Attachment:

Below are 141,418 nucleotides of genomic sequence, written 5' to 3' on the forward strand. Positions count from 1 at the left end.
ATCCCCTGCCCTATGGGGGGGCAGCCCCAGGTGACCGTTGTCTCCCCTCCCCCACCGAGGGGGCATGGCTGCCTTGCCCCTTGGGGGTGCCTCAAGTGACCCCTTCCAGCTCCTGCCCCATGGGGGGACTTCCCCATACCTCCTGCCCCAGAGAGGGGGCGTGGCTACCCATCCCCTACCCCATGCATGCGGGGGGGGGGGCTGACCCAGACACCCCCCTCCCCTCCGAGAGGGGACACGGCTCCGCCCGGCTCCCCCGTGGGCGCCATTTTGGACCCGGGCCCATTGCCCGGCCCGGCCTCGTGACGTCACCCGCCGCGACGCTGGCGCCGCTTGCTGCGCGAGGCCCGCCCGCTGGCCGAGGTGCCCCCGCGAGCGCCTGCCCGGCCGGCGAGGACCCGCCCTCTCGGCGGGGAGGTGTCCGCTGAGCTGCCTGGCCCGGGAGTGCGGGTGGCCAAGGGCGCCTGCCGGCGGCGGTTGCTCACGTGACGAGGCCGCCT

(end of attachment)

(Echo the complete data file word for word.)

Below are 141,418 nucleotides of genomic sequence, written 5' to 3' on the forward strand. Positions count from 1 at the left end.
ATCCCCTGCCCTATGGGGGGGCAGCCCCAGGTGACCGTTGTCTCCCCTCCCCCACCGAGGGGGCATGGCTGCCTTGCCCCTTGGGGGTGCCTCAAGTGACCCCTTCCAGCTCCTGCCCCATGGGGGGACTTCCCCATACCTCCTGCCCCAGAGAGGGGGCGTGGCTACCCATCCCCTACCCCATGCATGCGGGGGGGGGGGCTGACCCAGACACCCCCCTCCCCTCCGAGAGGGGACACGGCTCCGCCCGGCTCCCCCGTGGGCGCCATTTTGGACCCGGGCCCATTGCCCGGCCCGGCCTCGTGACGTCACCCGCCGCGACGCTGGCGCCGCTTGCTGCGCGAGGCCCGCCCGCTGGCCGAGGTGCCCCCGCGAGCGCCTGCCCGGCCGGCGAGGACCCGCCCTCTCGGCGGGGAGGTGTCCGCTGAGCTGCCTGGCCCGGGAGTGCGGGTGGCCAAGGGCGCCTGCCGGCGGCGGTTGCTCACGTGACGAGGCCGCCT